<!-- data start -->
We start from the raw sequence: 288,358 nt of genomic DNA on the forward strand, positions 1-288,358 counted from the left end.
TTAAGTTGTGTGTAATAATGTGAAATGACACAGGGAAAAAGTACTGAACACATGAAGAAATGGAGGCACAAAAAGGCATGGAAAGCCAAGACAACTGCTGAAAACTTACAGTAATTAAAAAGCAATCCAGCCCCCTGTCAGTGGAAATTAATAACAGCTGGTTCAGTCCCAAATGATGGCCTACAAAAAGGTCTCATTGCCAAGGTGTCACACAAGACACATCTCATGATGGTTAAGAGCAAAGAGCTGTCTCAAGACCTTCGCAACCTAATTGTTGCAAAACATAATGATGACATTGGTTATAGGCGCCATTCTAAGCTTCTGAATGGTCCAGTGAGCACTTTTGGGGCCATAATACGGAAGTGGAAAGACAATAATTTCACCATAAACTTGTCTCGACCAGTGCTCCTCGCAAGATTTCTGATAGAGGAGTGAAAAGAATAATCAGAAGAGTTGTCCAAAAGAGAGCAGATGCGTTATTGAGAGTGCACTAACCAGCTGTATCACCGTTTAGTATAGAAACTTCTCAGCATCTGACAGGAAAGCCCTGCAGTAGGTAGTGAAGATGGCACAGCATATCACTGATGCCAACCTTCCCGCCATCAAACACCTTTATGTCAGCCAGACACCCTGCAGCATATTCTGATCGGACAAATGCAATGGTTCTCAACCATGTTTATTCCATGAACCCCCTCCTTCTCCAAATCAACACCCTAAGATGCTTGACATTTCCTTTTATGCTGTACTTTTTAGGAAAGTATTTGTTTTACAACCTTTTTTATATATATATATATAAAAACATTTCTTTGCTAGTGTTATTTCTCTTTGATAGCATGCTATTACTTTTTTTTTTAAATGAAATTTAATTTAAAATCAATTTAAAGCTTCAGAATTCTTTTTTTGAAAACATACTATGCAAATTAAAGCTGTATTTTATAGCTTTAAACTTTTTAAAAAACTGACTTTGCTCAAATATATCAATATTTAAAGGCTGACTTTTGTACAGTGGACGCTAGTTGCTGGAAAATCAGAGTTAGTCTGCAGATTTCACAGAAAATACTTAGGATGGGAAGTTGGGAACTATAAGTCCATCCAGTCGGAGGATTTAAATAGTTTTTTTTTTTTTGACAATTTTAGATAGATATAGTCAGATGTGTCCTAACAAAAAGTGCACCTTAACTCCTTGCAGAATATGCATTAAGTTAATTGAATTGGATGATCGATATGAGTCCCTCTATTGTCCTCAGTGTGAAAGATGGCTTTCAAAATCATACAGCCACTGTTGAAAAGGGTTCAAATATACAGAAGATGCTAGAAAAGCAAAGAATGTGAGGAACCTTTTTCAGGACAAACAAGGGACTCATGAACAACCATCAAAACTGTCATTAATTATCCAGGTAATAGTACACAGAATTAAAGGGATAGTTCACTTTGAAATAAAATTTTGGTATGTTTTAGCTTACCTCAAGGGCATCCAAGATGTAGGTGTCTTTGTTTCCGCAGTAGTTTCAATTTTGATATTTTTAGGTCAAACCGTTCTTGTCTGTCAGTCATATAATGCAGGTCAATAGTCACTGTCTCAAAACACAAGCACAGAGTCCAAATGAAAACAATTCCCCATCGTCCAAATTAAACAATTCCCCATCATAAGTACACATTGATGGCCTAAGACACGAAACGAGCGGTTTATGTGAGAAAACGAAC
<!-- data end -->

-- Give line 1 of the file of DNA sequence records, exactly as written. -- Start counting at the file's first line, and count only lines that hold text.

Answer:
We start from the raw sequence: 288,358 nt of genomic DNA on the forward strand, positions 1-288,358 counted from the left end.